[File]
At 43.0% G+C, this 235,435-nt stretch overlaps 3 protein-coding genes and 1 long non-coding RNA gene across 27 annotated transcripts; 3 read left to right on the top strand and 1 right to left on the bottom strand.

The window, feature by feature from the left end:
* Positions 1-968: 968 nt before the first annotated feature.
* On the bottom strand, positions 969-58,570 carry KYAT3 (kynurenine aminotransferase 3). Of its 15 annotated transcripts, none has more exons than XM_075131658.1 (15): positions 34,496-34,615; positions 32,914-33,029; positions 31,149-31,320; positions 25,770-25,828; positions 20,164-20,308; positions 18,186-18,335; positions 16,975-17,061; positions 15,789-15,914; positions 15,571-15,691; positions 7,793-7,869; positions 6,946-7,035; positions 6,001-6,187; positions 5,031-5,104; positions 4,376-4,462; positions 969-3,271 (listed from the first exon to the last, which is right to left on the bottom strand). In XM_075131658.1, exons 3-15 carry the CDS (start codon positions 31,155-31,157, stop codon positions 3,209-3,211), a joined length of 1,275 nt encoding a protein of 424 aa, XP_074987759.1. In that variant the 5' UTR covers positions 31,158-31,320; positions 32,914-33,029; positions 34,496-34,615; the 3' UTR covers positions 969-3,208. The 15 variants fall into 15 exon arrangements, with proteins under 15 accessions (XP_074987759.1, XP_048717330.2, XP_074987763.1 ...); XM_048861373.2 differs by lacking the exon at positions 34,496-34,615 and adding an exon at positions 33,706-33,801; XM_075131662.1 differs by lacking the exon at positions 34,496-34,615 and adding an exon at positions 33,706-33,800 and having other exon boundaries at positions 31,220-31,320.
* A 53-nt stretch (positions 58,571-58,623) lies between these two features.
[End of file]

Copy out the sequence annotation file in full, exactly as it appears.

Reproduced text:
At 43.0% G+C, this 235,435-nt stretch overlaps 3 protein-coding genes and 1 long non-coding RNA gene across 27 annotated transcripts; 3 read left to right on the top strand and 1 right to left on the bottom strand.

The window, feature by feature from the left end:
* Positions 1-968: 968 nt before the first annotated feature.
* On the bottom strand, positions 969-58,570 carry KYAT3 (kynurenine aminotransferase 3). Of its 15 annotated transcripts, none has more exons than XM_075131658.1 (15): positions 34,496-34,615; positions 32,914-33,029; positions 31,149-31,320; positions 25,770-25,828; positions 20,164-20,308; positions 18,186-18,335; positions 16,975-17,061; positions 15,789-15,914; positions 15,571-15,691; positions 7,793-7,869; positions 6,946-7,035; positions 6,001-6,187; positions 5,031-5,104; positions 4,376-4,462; positions 969-3,271 (listed from the first exon to the last, which is right to left on the bottom strand). In XM_075131658.1, exons 3-15 carry the CDS (start codon positions 31,155-31,157, stop codon positions 3,209-3,211), a joined length of 1,275 nt encoding a protein of 424 aa, XP_074987759.1. In that variant the 5' UTR covers positions 31,158-31,320; positions 32,914-33,029; positions 34,496-34,615; the 3' UTR covers positions 969-3,208. The 15 variants fall into 15 exon arrangements, with proteins under 15 accessions (XP_074987759.1, XP_048717330.2, XP_074987763.1 ...); XM_048861373.2 differs by lacking the exon at positions 34,496-34,615 and adding an exon at positions 33,706-33,801; XM_075131662.1 differs by lacking the exon at positions 34,496-34,615 and adding an exon at positions 33,706-33,800 and having other exon boundaries at positions 31,220-31,320.
* A 53-nt stretch (positions 58,571-58,623) lies between these two features.